The first three steps in this phase are the same as those in the previous sections. I won’t repeat them here. Let’s go through the remaining steps:

  • Step 4: raft-rs saves the net message to the message buffer.
  • Step 5: raft-rs appends the Raft log to the write batch.
  • Step 6: The peer transfers the write callback to a proposal and stores it in the peer’s internal proposal queue.
  • Step 7: The raftstore thread goes back to process other peers with messages in their mailboxes.
  • Step 8: The raftstore thread comes to the process I/O phase (blue part of the circle) and writes the messages temporarily stored in the write batch to the Raft engine.
  • Step 9: The Raft engine returns that the messages are successfully written.
  • Step 10: The raftstore thread sends the net messages to other storage nodes.

The Write Propose phase is over. Now, as with the end of the Read Propose phase, the leader node must wait for responses from other TiKV nodes before it moves on to the next phase.

The Write Commit phase

After another “long” wait, follower nodes respond to the Leader node and bring the prewrite request to the Write Commit phase.

Write Commit phase workflow
Write Commit phase workflow
  • Step 2: The peer receives Raft append responses from other TiKV nodes.
  • Step 3: The step function processes the response messages.
  • Steps 4, 5, and 6: The raftstore thread collects committed Raft entries from the Raft Engine.
  • Step 7: The raftstore thread collects the proposals associated with the committed Raft entries from the internal proposal queue.
  • Step 8: The raftstore thread assembles Raft-committed entries and associated proposals into an apply task.
  • Step 9: The raftstore thread sends the task to the apply thread.

With the Write Commit phase coming to an end, the raftstore thread completes all its tasks. Next, the baton is handed over to the apply thread.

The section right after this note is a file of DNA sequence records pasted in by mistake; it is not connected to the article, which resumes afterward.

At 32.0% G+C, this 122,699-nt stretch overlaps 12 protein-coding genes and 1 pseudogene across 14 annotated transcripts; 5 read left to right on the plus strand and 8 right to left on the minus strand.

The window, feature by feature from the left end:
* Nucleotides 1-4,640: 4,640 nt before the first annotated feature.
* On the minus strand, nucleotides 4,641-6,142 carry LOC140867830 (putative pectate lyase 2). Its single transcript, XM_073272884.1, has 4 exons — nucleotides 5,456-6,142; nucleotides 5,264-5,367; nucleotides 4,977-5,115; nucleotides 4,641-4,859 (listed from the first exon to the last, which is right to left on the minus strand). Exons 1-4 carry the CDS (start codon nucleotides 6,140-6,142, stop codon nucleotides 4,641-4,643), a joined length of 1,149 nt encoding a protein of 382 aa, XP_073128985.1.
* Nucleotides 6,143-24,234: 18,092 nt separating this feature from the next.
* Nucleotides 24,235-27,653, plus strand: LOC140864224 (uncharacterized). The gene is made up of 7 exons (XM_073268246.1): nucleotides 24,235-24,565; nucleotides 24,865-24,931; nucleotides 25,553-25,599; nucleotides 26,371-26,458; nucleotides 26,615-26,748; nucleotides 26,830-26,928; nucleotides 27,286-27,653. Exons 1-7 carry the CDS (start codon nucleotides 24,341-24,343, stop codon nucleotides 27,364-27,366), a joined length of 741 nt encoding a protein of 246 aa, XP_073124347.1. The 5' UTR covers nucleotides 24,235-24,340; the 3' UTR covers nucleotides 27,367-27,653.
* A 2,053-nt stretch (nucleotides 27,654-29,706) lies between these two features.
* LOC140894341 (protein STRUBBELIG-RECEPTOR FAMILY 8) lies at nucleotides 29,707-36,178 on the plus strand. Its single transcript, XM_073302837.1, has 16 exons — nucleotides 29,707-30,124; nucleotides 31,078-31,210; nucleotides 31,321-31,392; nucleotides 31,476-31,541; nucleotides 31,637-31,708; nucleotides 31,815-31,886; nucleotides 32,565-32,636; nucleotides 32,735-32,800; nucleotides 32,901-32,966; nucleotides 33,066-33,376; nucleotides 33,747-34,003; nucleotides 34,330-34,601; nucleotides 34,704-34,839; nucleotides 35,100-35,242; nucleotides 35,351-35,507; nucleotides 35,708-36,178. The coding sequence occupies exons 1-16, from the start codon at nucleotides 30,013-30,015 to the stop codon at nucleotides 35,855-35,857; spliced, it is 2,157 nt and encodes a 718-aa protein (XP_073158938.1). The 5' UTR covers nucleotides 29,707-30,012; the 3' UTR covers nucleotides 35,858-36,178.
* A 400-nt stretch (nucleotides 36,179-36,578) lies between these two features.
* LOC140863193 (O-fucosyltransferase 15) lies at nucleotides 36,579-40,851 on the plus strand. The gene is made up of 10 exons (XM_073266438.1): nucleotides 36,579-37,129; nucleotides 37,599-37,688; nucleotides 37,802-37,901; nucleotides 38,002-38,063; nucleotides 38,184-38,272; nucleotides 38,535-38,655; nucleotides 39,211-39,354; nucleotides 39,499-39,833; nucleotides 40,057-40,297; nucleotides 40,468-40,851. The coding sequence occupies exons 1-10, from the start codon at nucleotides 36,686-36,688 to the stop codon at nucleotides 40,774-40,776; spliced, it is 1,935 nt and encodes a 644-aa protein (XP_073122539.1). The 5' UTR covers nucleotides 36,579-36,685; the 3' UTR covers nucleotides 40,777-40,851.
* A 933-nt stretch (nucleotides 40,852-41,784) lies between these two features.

The Write Apply phase

This is the most critical phase for a prewrite request, in which the thread actually writes to the KV engine.

Write Apply phase workflow
Write Apply phase workflow

After the apply thread receives the apply task sent by the raftstore thread at steps 1 and 2, it continues with the following steps in the handle messages phase (the purple part of the circle):

  • Step 3: Reads the committed Raft entries from the tasks.
  • Step 4: Transfers the entries into key-value pairs and stores the key-value pairs into the write batch.
  • Step 5: Reads the proposals from the tasks and stores them as callbacks.

Then, in the next phase (process I/O), the apply thread takes the following steps:

  • Step 6: Writes the key-value pairs in the write batch to the KV engine.
  • Step 7: Receives the result that the KV engine returns about whether the write operation is successful.
  • Step 8: Invokes all callbacks.

When a callback is invoked, the transaction scheduler sends the task with the cid to the transaction worker at step 9, bringing us to the final part of the story.

The Return phase

This is the final phase of the prewrite process. TiKV returns the execution result of the prewrite request to the client.

Return phase workflow
Return phase workflow

The workflow in this phase is mainly performed by the transaction worker:

  • Step 1: The transaction worker gets the cid sent by the transaction scheduler.
  • Step 2: The transaction worker accesses the transaction task slots with mutual exclusion using the cid.
  • Step 3: The transaction worker fetches the gRPC notify callback which is stored in the transaction task slots during the gRPC Request phase.
  • Step 4: The transaction worker sends a notification to the gRPC Respond task waiting in the gRPC task queue.
  • Step 5: The gRPC server thread responds to the client with the success results.


This article introduces the eight phases of a successful prewrite request and focuses on the workflow within each phase. I hope this post can help you clarify the resource usage of TiKV requests and give you a deeper understanding of TiKV.

For more TiKV implementation details, see the TiKV documentation and deep dive. If you have any questions or ideas, feel free to join the TiKV Transaction SIG and share them with us!


[1] Large-scale Incremental Processing Using Distributed Transactions and Notifications